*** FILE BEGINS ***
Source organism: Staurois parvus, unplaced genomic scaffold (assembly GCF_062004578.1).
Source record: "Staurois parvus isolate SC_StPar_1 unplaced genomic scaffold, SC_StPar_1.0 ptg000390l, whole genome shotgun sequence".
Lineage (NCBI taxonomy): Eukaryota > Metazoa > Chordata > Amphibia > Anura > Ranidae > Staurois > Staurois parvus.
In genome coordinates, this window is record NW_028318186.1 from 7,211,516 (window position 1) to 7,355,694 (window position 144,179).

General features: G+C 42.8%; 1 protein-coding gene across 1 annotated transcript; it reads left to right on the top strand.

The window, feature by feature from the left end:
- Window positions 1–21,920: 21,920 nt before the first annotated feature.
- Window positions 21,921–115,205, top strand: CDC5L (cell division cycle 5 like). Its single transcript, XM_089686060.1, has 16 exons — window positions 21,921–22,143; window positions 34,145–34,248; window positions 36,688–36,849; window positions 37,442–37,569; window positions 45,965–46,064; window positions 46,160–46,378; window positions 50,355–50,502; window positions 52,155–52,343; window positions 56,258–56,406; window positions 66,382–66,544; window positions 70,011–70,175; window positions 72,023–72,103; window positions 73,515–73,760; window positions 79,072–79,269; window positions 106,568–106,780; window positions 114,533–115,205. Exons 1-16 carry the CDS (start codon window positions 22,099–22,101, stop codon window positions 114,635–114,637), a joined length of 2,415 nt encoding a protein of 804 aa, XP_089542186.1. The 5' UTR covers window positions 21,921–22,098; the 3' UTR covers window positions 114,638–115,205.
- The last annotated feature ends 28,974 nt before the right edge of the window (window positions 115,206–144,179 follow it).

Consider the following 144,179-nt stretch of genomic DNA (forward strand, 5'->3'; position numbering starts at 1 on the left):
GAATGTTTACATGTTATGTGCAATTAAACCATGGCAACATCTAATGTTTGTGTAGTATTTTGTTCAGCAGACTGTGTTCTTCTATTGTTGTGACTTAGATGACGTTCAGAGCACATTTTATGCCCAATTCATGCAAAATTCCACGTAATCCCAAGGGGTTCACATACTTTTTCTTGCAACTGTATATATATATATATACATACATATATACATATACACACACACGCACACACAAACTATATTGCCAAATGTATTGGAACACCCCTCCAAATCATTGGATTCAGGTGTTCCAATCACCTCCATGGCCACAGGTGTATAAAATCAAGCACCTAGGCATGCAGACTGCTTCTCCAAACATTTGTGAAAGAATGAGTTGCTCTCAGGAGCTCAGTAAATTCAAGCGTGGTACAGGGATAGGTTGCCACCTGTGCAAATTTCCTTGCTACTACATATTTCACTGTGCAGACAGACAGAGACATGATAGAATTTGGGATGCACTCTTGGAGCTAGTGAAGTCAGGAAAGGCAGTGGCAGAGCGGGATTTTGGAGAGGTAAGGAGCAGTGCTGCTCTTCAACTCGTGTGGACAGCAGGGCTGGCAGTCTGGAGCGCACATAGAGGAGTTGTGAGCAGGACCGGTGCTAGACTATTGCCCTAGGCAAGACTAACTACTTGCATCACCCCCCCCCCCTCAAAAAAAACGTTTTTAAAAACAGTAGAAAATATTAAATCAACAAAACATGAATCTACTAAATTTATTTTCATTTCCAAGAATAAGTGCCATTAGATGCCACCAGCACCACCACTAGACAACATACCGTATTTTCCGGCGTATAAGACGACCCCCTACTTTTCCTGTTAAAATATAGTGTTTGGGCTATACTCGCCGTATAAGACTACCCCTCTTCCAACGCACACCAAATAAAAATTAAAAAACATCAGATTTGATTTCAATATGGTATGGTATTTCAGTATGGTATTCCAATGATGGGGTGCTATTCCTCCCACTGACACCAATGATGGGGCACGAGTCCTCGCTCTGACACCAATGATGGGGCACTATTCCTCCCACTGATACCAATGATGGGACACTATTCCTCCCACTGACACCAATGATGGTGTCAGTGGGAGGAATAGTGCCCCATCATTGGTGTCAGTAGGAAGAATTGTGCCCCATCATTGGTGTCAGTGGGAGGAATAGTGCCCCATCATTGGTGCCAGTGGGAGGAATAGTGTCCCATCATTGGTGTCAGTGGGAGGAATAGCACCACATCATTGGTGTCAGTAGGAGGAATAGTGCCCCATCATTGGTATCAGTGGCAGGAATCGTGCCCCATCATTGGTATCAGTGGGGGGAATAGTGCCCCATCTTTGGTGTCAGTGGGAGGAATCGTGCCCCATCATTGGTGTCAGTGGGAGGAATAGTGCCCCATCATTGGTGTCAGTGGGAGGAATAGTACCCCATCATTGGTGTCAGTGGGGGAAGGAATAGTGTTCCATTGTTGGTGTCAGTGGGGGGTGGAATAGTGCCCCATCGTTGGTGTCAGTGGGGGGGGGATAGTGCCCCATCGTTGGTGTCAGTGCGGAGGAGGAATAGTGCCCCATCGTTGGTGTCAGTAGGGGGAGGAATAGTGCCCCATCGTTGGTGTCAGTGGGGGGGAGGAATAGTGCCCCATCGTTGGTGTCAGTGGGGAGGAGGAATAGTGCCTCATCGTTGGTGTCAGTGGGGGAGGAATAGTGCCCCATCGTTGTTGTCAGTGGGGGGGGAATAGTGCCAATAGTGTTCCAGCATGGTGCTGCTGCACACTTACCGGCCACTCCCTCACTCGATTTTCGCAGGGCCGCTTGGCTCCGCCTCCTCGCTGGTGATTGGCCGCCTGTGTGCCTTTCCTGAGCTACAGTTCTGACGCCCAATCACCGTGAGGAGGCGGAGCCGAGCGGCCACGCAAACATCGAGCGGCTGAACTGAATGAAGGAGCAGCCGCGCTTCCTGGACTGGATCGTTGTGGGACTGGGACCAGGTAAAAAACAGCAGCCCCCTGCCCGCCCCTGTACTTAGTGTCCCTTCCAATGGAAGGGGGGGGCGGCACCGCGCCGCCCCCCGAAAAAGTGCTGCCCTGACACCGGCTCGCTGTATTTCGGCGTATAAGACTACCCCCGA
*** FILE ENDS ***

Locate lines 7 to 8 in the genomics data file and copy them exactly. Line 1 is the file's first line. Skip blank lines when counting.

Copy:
- Window positions 1–21,920: 21,920 nt before the first annotated feature.
- Window positions 21,921–115,205, top strand: CDC5L (cell division cycle 5 like). Its single transcript, XM_089686060.1, has 16 exons — window positions 21,921–22,143; window positions 34,145–34,248; window positions 36,688–36,849; window positions 37,442–37,569; window positions 45,965–46,064; window positions 46,160–46,378; window positions 50,355–50,502; window positions 52,155–52,343; window positions 56,258–56,406; window positions 66,382–66,544; window positions 70,011–70,175; window positions 72,023–72,103; window positions 73,515–73,760; window positions 79,072–79,269; window positions 106,568–106,780; window positions 114,533–115,205. Exons 1-16 carry the CDS (start codon window positions 22,099–22,101, stop codon window positions 114,635–114,637), a joined length of 2,415 nt encoding a protein of 804 aa, XP_089542186.1. The 5' UTR covers window positions 21,921–22,098; the 3' UTR covers window positions 114,638–115,205.